Performing breast reconstruction surgery at the time of mastectomy does not delay post-operative chemotherapy for women with breast cancer, according to the first study designed to answer the question. The study appears in the September issue of Archives of Surgery.
“At most academic centers that routinely care for women with breast cancer, immediate breast reconstruction is the norm for women who opt for mastectomy,” said Richard Bold, associate professor of surgical oncology at UC Davis Cancer Center and senior author of the study. “However, a number of our patients come to us after having been told elsewhere that they should not have immediate reconstruction because it delays chemotherapy. We felt it was an important question to settle.”
Breast reconstruction has been shown to lessen the impact of mastectomy on a woman’s self-image and psychosocial well-being; these benefits are more pronounced when reconstruction is performed at the time of mastectomy rather than in a later surgery. However, some surgeons — concerned about skin infections and other wound complications that might delay chemotherapy — advise women to postpone reconstruction.
Chemotherapy is typically initiated four to six weeks after mastectomy. Longer delays may increase the risk of cancer recurrence or jeopardize survival. Because chemotherapy drugs can slow wound healing, patients with severe wound complications may have to postpone the therapy until the wound improves.
Bold and his colleagues reviewed the charts of 128 women who underwent mastectomy at UC Davis Cancer Center between 1995 and 2002. They found that while wound complications were more common with immediate reconstruction, the complications were too mild — minor skin infections and small scabs, primarily — to warrant any delay in starting chemotherapy.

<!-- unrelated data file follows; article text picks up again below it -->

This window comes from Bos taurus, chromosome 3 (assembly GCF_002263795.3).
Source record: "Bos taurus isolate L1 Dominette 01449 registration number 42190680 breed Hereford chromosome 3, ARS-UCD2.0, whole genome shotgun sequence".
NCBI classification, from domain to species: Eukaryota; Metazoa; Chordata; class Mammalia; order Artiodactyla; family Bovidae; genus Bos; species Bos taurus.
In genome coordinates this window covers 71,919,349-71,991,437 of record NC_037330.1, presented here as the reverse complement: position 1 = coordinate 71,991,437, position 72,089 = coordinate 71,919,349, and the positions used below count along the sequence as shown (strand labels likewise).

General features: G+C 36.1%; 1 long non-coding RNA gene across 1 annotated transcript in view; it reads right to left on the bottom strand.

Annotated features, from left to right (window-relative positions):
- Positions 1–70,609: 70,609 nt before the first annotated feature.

Of the 128 women, Bold and his colleagues identified four whose chemotherapy was delayed beyond six weeks because of wound complications. Two of the four women had undergone immediate breast reconstruction. Two had mastectomy alone without reconstruction.
“The findings weren’t a surprise to us, but we wanted to document the safety of immediate breast reconstruction so that surgeons in other settings can have the same confidence in the approach,” Bold said.
In addition to the potential psychological benefits of immediate breast reconstruction, Bold said cosmetic outcomes also tend to be better with immediate surgery.
“When we begin the reconstruction process at the time of mastectomy, we do a skin-sparing mastectomy that preserves more skin,” he said. “Reconstruction tends to look better when native skin can be used rather than stretched or transplanted skin.”
Of the approximately 200,000 women diagnosed with breast cancer in the United States each year, more than half will undergo mastectomy. The recommendations for the use of chemotherapy have expanded so that most women, even those with early breast cancer, receive post-operative chemotherapy.
UC Davis Cancer Center is the only National Cancer Institute-designated cancer center between San Francisco and Portland, Ore., and is ranked by U.S. News & World Report as one of the nation’s top 50 cancer treatment centers.